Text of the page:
In summary, by operation of the U.S.-U.K. Income Tax Treaty, any pension exemption in one country is recognized in the other. For individuals in the U.K. receiving a distribution from a Roth account based in the U.S., that means that the U.K. will honor the tax-free nature of the account, which means zero tax to the HMRC.
However, the default rule is that it's taxable in the U.K. unless and until you affirmatively elect to claim the benefits of the treaty. This is where you need us to avoid penalties. We offer free, no-cost, no-risk, open-ended consultations. Just contact us so we can chat. You don't have to pay us anything. But it's critical we chat to set you on the right path. We're a transparent and honest law firm; hence, these articles giving away knowledge of the law for free.
Please note this also creates an opportunity for a U.K. citizen to create an unlimited tax-exempt retirement fund based in the U.S. that can lawfully avoid U.K. taxation. Effectively, this serves as a QROP Loophole. You do not have to be a U.S. citizen to open a Self-Directed Roth IRA. We are one of only 3 law firms in the world that know how to structure this, so don't expect to find someone local that knows. It involves a treaty-based SIPP-to-IRA rollover followed by a tax-free backdoor conversion to a Roth IRA, which effectively makes the entire account exempt from UK tax pursuant to the Reciprocal Pension Exemption in Article 17(1)(b) of the US-UK Income Tax Treaty. Similarly, there is a method by which a UK national could extract a U.S.-based 401(k) or IRA tax-free using a similar strategy.
The general rule is that U.K. tax residents are subject to tax on their worldwide income from any source, including U.S. pensions. The good news, however, is that treaties can be utilized to change this general rule.
Whenever U.S. taxpayers are confronted with an international tax issue, they need to know that there are two separate and distinct bodies of law that could potentially apply to their issue. First, there is domestic U.S. tax law; Title 26 of the United States Code, which is known as the Internal Revenue Code. Second, there is international treaty law; the Convention Between the Government on the United States of America and the Government of Great Britain and Northern Ireland for the Avoidance of Double Taxation, which is more commonly known as the U.S.-U.K. Income Tax Treaty. Domestic U.K. tax law applies by default unless a taxpayer specifically elects to apply the treaty. If a U.S. taxpayer applies the benefits of a treaty, it supersedes domestic U.K. tax law.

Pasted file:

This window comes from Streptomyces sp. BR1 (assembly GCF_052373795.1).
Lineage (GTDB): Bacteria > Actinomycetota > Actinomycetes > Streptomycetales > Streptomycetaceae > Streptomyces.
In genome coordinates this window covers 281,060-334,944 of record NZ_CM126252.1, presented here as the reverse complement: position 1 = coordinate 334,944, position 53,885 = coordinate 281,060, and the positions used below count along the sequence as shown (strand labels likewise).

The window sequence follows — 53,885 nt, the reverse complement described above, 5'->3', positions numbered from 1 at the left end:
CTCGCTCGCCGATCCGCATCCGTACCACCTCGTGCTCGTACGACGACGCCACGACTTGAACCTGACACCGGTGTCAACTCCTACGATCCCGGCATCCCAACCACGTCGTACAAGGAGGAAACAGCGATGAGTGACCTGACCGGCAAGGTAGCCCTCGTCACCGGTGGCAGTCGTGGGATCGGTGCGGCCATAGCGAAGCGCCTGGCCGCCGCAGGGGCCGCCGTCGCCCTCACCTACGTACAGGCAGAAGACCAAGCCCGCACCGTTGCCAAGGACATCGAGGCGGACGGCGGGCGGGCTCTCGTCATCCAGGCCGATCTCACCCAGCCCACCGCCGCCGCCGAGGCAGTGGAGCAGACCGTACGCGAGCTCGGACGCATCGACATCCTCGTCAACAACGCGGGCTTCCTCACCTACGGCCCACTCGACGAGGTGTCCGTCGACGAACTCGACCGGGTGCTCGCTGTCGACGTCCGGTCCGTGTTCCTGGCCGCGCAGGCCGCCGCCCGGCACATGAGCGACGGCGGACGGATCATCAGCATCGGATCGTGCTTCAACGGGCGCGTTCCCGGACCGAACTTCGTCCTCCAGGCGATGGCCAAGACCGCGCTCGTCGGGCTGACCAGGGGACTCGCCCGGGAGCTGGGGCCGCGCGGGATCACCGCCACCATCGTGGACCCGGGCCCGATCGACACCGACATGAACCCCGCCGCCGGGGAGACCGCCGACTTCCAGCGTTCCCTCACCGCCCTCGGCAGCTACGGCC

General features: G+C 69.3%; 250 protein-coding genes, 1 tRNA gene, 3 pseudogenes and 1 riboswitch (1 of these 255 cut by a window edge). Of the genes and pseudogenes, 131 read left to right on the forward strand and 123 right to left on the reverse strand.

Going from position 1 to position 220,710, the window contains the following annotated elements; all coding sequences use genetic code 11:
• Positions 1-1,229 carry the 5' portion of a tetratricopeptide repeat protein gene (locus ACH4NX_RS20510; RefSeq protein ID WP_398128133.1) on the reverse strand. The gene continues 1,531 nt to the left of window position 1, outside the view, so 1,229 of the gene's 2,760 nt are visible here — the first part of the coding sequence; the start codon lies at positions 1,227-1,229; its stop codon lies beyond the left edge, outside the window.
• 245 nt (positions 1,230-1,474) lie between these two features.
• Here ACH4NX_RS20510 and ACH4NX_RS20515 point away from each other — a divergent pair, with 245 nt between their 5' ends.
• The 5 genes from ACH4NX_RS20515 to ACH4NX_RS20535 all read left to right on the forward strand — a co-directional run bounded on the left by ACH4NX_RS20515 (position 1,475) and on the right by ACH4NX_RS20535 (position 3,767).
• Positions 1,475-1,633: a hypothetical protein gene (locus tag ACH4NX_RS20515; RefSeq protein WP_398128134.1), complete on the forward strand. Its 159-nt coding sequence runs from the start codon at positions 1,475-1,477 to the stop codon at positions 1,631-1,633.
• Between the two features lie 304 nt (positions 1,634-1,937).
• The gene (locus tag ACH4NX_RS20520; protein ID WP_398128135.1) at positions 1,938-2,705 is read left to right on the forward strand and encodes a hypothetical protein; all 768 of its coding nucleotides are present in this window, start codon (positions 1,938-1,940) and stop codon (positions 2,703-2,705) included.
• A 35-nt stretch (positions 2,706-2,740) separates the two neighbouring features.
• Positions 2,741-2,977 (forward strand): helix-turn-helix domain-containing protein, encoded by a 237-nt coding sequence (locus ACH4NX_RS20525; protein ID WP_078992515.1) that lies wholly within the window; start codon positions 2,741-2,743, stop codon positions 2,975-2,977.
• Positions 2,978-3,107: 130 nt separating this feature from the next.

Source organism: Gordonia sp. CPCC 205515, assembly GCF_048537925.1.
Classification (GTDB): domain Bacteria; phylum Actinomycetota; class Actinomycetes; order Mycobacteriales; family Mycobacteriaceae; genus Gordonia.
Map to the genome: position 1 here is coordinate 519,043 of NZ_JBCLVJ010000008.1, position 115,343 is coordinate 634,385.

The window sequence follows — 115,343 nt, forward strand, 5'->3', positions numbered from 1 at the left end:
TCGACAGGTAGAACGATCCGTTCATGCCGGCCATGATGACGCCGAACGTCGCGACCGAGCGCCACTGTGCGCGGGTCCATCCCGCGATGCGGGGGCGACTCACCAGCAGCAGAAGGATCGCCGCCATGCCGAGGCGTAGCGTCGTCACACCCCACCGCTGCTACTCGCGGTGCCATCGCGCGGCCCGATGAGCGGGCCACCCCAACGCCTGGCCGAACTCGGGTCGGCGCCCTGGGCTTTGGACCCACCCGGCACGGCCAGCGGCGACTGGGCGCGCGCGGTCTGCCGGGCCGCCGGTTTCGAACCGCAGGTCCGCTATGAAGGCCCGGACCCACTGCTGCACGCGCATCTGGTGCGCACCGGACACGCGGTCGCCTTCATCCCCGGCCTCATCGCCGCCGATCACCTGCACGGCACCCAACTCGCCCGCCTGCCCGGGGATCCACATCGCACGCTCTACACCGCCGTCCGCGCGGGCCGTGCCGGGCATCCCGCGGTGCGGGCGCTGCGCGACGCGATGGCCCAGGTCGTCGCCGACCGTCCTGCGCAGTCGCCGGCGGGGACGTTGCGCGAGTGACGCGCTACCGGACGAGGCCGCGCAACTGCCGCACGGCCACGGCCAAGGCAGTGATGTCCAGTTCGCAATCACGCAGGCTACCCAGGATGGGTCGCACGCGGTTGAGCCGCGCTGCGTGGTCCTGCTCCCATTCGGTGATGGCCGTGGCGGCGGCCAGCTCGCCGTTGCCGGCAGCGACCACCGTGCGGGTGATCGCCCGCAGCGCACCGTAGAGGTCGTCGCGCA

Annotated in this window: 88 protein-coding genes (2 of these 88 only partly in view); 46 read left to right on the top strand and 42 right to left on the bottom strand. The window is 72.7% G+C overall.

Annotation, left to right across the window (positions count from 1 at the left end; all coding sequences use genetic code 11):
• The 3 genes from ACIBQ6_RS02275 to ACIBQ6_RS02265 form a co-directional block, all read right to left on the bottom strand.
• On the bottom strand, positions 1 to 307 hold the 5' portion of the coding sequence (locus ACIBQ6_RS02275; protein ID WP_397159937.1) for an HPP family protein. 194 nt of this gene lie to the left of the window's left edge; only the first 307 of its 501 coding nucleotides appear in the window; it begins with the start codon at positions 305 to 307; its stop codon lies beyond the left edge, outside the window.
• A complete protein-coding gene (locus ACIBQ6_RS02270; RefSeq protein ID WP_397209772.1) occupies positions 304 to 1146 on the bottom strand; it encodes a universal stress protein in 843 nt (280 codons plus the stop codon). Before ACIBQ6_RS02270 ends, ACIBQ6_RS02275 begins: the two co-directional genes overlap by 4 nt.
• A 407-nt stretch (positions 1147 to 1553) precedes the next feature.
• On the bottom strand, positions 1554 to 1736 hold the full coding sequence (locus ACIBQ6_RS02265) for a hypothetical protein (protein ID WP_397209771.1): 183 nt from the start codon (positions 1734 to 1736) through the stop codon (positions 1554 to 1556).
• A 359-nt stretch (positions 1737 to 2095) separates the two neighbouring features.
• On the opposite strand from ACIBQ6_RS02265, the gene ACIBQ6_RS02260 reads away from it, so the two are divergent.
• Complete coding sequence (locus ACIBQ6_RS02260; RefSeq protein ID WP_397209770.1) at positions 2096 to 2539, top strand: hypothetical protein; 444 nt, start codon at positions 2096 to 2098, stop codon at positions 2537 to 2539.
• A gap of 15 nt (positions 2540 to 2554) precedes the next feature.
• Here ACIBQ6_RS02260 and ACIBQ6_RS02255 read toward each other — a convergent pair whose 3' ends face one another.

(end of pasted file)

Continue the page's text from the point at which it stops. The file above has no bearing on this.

U.S. Roth Accounts
Under domestic U.K. tax law, income within and distributions from a U.S. pension are subject to U.K. taxation just like any other pension income.
Under the U.S.-U.K. Income Tax Treaty, however, there is an opportunity to lawfully avoid U.K. taxation on distributions from U.S.-based Roth retirement accounts under Article 17, Paragraph 1(b) of the U.S.-U.K. Income Tax Treaty. Furthermore, our firm can take the position that, pursuant to the treaty, there is no U.K. tax on the growth during the accumulation phase.
It is important to note that there are highly technical requirements to taking a legal position under an income tax treaty. First, it must absolutely be disclosed to avoid penalties. Second, it must be accompanied by a full and complete legal explanation of the position. Third, without the legal explanation, the HMRC will likely challenge the position, assess tax on all of the historical gains in the pension, and impose a 100% tax penalty with interest thereon. By having our firm handle the return, you can rest assured there will be no inadvertent errors that could lead to a staggering tax bill and penalties.
Contact Our Firm
Contact our firm today to schedule a free consultation. Our team of international tax attorneys and CPAs can ensure everything is properly reported in accordance with the treaty to lawfully avoid taxation on your Roth retirement accounts.
About the Author
John Anthony Castro, J.D., LL.M., is the Managing Partner of Castro & Co., the author of International Taxation in Plain English, a graduate of Georgetown University Law Center in Washington DC, an OPM Fellow at Harvard Business School, and an internationally recognized tax attorney with offices in New York, Los Angeles, Washington DC, Miami, and Dallas.